Should You Build or Buy a Software Solution

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How would you react if I told you about Swile and Qonto? Immediately, you respond that they are two major technology companies. As a result of their rapid growth, they have completed several hundred million dollars worth of fundraising. A rapid growth rate implies delivering software solutions to several thousand customers in a short period of time. This is an extremely challenging task.

However, these are not the only challenges they face. It is also necessary for them to issue and collect payments and make transfers among different banking entities. Financial markets are highly regulated and validation processes are often spread over long periods of time, so what can be done to reconcile all of these constraints? The technology could not have been built in such a short time frame and with such ambitious growth plans. Their solution was to purchase the product of another company that offered an embedded finance solution: Treezor.

The growth of Swile and Qonto has been supported by an unknown third player, whose technology is ready for scalability.

When evaluating whether to build or buy software, it can be difficult to identify the ideal criteria. It is important to always ask yourself the question of what creating or purchasing a product will cost regardless of your level of business maturity.

Here, we offer a set of criteria that can be used to guide your decision.



  • Fast-time-to-market: get user feedback quickly.

When purchasing a solution, you must ensure that it will be executed quickly so that you can obtain feedback from users. It can be tempting to begin the development of a new product line, but it will take some time for you to offer a first version to your users. By purchasing, you can quickly deploy a solution that covers 80% of the user's needs. Then, you will have the opportunity to collect the necessary information so that you may begin the construction and cover 100% of these requirements. Using this approach, you can start to generate revenue faster and reduce the risk of investing in a new product line. Additionally, you can get feedback from users and make the necessary changes in a timely manner like VRM solutions did.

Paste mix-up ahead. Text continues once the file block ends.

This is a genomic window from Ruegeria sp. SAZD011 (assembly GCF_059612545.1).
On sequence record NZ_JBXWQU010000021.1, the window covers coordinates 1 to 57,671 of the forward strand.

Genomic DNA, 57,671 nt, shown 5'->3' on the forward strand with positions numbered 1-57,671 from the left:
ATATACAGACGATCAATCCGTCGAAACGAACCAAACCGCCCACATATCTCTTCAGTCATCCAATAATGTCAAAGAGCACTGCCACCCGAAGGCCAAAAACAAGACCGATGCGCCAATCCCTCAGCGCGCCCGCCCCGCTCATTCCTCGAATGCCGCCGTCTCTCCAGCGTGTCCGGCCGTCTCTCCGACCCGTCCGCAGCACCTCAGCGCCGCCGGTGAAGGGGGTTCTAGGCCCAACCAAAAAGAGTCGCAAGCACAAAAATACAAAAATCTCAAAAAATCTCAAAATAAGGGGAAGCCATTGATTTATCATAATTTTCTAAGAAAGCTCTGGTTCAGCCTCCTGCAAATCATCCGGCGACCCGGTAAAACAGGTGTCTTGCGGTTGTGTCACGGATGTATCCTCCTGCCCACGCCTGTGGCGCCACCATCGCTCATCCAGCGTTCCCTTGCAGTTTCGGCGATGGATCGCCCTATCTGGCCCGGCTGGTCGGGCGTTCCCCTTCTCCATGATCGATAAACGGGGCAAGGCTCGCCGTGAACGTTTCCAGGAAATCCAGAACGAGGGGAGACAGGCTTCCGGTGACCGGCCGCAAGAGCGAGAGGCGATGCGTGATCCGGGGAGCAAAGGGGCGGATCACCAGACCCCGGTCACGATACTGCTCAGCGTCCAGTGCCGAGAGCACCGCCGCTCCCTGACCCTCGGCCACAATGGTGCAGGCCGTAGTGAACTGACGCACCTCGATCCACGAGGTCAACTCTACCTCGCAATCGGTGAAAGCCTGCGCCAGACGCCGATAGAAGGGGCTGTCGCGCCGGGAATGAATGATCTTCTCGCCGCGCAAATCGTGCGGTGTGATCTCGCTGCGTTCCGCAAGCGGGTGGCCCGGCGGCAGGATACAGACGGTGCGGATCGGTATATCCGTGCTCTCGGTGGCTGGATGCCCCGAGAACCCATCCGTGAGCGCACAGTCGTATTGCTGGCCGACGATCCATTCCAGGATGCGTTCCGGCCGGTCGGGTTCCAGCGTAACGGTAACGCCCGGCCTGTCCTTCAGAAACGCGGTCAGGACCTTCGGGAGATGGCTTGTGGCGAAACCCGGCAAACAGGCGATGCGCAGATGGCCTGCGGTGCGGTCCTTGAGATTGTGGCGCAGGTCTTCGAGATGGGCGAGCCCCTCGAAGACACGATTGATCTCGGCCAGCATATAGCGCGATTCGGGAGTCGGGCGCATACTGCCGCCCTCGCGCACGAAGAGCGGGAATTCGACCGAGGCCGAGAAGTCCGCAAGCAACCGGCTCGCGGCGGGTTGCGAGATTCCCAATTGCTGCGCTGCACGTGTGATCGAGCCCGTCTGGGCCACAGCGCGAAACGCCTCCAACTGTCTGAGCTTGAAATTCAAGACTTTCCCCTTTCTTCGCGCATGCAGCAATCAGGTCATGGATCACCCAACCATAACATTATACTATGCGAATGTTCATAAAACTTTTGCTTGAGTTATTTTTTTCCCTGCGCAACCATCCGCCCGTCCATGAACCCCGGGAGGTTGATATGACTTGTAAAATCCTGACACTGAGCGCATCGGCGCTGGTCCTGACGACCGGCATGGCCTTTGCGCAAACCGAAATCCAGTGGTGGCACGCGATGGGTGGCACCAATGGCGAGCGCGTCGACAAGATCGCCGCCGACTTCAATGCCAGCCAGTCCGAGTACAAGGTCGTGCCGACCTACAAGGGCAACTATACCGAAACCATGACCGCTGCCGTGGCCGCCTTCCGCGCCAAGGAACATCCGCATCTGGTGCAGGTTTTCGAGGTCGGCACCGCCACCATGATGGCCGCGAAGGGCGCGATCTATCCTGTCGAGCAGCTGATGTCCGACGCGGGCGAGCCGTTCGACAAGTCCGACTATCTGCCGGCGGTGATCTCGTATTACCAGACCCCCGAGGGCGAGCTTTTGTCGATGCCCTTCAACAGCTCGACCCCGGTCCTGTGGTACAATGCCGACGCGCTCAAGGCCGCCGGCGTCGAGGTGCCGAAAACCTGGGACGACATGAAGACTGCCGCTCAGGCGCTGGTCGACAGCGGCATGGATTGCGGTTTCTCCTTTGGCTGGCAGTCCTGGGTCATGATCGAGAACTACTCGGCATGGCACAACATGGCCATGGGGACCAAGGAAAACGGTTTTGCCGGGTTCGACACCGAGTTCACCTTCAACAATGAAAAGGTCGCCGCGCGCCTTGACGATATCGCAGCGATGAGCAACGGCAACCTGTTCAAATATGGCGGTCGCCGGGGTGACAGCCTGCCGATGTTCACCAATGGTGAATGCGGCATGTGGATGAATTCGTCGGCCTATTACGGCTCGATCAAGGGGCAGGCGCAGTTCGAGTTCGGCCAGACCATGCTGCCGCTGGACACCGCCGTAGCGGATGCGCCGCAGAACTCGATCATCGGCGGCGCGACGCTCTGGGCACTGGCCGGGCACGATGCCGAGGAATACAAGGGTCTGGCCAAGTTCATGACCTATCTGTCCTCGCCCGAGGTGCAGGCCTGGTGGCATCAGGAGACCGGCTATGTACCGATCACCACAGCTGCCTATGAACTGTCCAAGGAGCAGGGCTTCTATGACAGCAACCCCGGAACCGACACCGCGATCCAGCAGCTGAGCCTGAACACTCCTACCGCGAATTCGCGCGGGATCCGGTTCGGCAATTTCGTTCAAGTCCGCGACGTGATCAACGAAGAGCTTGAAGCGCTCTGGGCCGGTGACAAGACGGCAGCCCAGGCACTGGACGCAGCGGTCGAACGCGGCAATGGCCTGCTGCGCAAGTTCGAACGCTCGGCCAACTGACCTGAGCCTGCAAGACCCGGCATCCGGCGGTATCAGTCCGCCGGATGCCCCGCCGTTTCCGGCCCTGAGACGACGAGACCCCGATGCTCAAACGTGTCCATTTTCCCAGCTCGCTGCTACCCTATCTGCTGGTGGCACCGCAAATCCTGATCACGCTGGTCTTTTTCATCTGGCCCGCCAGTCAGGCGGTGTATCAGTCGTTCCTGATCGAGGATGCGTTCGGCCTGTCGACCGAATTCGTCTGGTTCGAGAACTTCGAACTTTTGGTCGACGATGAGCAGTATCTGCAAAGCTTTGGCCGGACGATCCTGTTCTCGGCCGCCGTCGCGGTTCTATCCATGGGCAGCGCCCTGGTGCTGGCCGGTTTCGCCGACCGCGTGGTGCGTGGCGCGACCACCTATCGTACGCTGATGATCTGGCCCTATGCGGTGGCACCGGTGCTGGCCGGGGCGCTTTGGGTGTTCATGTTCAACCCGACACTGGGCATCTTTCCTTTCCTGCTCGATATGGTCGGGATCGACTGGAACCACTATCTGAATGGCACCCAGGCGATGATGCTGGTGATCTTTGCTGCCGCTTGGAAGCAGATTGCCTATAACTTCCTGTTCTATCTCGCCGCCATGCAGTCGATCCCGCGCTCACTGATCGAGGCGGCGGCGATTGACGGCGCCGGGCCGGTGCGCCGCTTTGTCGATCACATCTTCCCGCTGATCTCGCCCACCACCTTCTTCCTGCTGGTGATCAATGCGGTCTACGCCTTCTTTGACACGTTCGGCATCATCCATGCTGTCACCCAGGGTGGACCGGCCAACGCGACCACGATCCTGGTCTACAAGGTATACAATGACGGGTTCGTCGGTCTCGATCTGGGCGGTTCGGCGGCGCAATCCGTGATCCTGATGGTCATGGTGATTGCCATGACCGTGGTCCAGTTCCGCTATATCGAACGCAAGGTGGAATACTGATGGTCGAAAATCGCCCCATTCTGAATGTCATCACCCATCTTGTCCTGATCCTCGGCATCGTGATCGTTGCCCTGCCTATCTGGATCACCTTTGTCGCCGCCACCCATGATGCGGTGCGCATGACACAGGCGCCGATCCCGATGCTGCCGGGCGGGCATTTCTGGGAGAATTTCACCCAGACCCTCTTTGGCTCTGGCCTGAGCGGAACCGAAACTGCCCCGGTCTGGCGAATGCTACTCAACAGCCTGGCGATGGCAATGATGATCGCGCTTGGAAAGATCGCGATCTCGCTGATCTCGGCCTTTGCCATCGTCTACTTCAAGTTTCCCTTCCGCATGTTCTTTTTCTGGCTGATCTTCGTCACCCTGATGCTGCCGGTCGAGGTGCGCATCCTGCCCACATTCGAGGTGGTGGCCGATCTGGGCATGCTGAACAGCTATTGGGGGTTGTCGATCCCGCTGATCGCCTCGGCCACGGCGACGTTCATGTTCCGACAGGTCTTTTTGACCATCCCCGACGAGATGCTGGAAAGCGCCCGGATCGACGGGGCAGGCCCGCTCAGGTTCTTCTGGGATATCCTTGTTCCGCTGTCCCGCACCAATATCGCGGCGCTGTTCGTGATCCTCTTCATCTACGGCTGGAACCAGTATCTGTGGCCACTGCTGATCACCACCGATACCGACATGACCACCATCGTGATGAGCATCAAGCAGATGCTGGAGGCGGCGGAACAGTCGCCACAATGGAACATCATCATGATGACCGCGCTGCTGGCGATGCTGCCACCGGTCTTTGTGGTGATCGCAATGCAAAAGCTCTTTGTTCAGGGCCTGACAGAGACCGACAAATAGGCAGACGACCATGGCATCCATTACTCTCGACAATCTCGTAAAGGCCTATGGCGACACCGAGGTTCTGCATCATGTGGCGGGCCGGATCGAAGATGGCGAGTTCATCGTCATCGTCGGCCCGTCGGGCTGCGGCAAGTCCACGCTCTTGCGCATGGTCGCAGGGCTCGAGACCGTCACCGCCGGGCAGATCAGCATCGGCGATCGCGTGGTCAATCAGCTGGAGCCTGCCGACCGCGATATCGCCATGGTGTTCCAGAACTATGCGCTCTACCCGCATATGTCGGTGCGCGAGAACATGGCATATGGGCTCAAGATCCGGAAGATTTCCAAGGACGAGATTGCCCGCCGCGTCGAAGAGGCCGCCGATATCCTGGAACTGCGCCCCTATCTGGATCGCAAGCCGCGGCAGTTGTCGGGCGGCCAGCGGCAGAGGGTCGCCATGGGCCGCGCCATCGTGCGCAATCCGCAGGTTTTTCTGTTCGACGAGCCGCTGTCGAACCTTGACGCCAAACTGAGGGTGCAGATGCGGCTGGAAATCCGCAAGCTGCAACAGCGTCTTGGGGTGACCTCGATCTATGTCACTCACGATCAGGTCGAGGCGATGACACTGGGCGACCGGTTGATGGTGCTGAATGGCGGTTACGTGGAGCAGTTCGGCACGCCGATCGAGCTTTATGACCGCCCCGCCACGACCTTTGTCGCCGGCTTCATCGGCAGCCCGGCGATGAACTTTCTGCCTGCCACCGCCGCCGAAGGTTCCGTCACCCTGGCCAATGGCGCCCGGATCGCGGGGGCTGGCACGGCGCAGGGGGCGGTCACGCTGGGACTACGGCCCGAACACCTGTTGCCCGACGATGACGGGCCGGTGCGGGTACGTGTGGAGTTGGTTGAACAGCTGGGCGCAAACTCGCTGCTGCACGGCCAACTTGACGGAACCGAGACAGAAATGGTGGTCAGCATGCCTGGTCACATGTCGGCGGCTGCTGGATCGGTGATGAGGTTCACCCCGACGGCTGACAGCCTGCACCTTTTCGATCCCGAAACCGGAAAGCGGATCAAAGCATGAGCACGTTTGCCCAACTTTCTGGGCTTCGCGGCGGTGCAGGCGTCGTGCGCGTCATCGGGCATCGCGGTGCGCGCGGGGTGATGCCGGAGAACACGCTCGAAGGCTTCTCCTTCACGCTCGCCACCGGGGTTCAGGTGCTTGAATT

• Reduce Risk - why build if you're not sure of the market?

When launching a new product or a new feature, it is advisable to test and make the first proof of concept without investing too much time or money. Deploying a first build version takes much longer than deploying a purchased solution. With the first set of data and comments collected, you can gather information to determine whether your new feature meets the expectations of your market. You should collect your first data regarding usage rates and time-to-click, and determine if you require an in-house solution to meet 100% of your users' needs. This will help you decide if you need to invest more resources to create a fully customized version, or if a purchased solution is the better option the way Storyslab did.  Additionally, you can use customer feedback to see which features are most important to prioritize.

  • Save Money - Consider Maintenance Costs

Purchasing a solution may seem counterintuitive, but it can actually save you money. Prior to embarking on an in-house project, it is important to ask yourself the following questions. It is common for people to overlook maintenance costs over the course of a tool's life.

Consider the development of software as an example.

cost of software when you build vs buy

The average salary of a software developer in the US is around $90k. It takes around 2 developers to maintain the new build and they can do it in 6 months for the first iteration.

The total cost of getting a first build is (90 x 2)/2 = $90k


It takes another 6 months to get a product that satisfies all of your user's needs with a lifespan of at least 5 years needing 20% of employee time for maintenance. This gives the following calculation:

Development: ($90k*2) / 2 = $90k